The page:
From the time someone checks out a church on its website, puts the address into their GPS, and makes the trek to attend that church for the first time, a lot of anticipation has been built. Perhaps they are church surfing. Perhaps they have been burned by a previous church. Maybe they are just new to your area and looking for a church. In any case, three and three are important numbers.
Three and Three. The three minutes before a church service begins and the three minutes immediately following the conclusion of a church service are the most critical for a first-time guest. Everyone wants to feel connected — even those who are part of the cornerstones of a church. In order for people to feel connected, they must feel welcomed, engaged, and inspired.
Most churches have procedures and practices in place for first time attendees, but they should be routinely examined in order to aid in welcoming and communicating well to newcomers. There is a danger of apathy in familiarity and the attitude of “been there, done that, we’ve mastered this.” To think “but we’ve always done it this way, we’re good” does not convey a willingness to look in the mirror and admit not only that change can be made, but that it also might be a really good idea.
As with everything though, including our relationship with Christ (where it all begins), there is room for improvement. It is up to all pastors and ministry leaders to examine the ministries within their churches and to set their minds on doing everything possible to the highest level, including reviewing systems and communication. Let’s remember Hebrews 10:24-25 which says, “And let us consider how we may spur one another on toward love and good deeds, not giving up meeting together, as some are in the habit of doing, but encouraging one another-and all the more as you see the Day approaching.”
Here are 4 potentially overlooked ways to maximize the three and three during your service.
A warm smile cannot be underestimated. I cannot help but think of the final two-minute scene in the movie, Titanic. If you recall, Rose is experiencing memories of first walking in through the doors to the grand staircase. Along the way, a warm smile greets her and opens the door. From there, people of all ages are smiling and welcoming her in. Yeah – that cannot is priceless. After all, with three and three, the clock is ticking. Let the first impression of your church begin with a smile. There’s a fine line between a greeter and the similarity of a concierge desk at a 5-star hotel. A warm smile makes the line a little wider.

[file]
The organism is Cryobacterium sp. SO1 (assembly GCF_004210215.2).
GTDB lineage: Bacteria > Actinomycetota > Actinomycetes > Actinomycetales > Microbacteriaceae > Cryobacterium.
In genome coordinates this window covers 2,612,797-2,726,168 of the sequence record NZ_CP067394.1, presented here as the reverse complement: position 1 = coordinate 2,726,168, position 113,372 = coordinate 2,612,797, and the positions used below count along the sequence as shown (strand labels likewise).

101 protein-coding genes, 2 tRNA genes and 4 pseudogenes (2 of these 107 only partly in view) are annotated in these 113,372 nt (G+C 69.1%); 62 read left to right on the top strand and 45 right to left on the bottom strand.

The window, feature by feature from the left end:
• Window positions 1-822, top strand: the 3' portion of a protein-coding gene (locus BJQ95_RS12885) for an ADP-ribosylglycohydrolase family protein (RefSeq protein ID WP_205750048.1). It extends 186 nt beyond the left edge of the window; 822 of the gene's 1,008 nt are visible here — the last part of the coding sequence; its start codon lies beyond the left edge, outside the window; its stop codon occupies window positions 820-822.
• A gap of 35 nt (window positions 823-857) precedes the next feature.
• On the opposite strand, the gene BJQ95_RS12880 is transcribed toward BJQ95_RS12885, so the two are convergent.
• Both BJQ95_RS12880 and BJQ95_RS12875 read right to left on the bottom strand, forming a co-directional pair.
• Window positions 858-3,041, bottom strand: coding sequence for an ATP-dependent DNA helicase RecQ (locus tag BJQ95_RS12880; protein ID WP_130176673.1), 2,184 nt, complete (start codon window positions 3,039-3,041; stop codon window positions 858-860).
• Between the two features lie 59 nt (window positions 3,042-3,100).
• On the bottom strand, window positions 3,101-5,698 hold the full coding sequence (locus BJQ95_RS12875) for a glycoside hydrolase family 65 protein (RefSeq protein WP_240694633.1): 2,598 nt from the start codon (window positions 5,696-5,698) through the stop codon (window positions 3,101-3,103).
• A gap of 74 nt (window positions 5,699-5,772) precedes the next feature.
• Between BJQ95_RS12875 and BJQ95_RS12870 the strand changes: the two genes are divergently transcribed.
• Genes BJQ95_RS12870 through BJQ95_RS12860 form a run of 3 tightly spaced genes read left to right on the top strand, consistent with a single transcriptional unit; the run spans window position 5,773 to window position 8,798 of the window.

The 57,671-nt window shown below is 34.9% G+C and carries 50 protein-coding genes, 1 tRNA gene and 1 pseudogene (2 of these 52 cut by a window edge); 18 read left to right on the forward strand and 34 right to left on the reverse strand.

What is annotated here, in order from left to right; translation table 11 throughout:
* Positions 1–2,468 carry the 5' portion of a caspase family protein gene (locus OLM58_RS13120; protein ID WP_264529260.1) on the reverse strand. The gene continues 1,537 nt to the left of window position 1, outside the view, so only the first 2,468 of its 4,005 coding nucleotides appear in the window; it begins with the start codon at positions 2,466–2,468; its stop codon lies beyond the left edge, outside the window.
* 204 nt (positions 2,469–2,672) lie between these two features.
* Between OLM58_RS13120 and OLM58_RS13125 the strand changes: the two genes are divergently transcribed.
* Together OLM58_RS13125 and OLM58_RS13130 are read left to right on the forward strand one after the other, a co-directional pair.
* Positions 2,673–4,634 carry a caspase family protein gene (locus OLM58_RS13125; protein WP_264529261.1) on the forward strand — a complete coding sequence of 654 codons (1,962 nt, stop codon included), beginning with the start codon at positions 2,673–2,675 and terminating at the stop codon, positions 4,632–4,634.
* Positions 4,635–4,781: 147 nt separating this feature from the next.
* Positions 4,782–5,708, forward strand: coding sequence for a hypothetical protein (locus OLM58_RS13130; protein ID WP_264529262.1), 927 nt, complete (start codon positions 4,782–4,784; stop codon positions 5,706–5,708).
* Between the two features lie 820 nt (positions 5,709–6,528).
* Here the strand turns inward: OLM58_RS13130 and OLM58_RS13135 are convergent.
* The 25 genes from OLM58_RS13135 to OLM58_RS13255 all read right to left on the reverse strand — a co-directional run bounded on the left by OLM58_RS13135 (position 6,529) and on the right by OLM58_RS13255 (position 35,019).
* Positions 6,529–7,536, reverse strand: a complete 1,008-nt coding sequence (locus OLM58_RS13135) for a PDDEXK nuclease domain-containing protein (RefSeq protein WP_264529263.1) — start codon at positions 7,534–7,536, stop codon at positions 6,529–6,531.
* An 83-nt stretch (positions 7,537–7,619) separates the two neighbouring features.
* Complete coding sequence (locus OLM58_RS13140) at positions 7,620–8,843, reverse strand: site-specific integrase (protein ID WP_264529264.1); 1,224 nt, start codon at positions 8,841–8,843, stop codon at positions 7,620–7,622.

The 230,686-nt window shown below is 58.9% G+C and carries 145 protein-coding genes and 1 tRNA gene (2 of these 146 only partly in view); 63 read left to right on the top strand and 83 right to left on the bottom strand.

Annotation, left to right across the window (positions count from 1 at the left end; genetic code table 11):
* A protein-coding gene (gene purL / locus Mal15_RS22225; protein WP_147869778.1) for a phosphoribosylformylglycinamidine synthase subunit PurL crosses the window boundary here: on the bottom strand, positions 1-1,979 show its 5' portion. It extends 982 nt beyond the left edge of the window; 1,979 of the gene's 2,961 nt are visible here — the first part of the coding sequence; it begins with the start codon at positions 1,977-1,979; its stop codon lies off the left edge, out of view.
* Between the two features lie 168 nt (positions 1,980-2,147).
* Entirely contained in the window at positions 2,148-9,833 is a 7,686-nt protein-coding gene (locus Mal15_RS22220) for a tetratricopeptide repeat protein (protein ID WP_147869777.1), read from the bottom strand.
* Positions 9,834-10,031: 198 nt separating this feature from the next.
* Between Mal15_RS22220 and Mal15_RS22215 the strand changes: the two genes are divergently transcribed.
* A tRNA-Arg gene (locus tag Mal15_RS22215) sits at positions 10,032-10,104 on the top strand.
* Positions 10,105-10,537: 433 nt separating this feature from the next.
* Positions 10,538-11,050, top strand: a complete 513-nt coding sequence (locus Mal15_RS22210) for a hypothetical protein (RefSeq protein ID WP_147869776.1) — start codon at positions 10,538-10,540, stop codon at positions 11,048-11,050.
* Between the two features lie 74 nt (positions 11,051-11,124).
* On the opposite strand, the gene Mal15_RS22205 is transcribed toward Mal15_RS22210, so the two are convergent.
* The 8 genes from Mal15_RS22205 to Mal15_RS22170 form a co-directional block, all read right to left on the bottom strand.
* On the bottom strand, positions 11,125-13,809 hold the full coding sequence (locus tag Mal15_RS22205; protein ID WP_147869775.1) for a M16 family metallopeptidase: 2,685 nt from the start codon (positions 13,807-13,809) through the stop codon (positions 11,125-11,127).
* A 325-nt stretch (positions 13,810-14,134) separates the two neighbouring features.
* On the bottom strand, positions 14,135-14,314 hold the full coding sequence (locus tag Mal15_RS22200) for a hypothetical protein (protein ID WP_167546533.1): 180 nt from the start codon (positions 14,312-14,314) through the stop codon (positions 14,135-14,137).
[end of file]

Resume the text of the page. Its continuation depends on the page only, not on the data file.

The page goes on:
2. MEET THEM WHERE THEY ARE
We should aim to meet each guest on the platform they are most comfortable with. For example, not everyone is a millennial. Not every guest prefers emails and texts. Some are old school (at times, admittedly, I am too). Church ministries are in place primarily to share the love of Jesus. Ensuring your bulletin has the names, emails and good ‘ol phone numbers of ministry leaders allows newcomers to reach out in a way they feel comfortable.
3. SIGNAGE MATTERS
Don’t underestimate the power of signs. Restrooms, nurseries, moms rooms, wheelchairs, and of course coffee are all worthy of highlighting. The first time through the doors, a newcomer should be welcomed by your building as well as your people. Clear signage helps lessen the stress of not knowing where anything is and eliminates the need for questions for those newcomers who might want to remain anonymous for the first week or two.
4. TRY A COMMENT CARD
Why not try a comment card in addition to a connect card? Feeling connected nowadays takes on many aspects. Whether you are a millennial, mid-lifer, or veteran church-goer, having written, visual, and digital avenues of communication all available are a sure win to be confident your reminders, events, news and celebrations are seen, heard, and duly marked on calendars.
So now, the newcomer has parked their car, experienced an open door and a warm smile. They are properly greeted, had their hand shook (albeit except for Covid season), ushered to a pew or seat, have been fed and filled through the Word spoken, and perhaps even had a chance to meet the pastor after service. Add a cup of coffee and a bagel as an usher points newcomers toward the fellowship area, and these practices enhance a welcoming impression towards new people. Each works together cohesively, and when combined, they build a sense of inclusion, communication, and value, and that’s how a church conveys being approachable and making a positive impact and impression. Remember…you’ve only got “three and three.”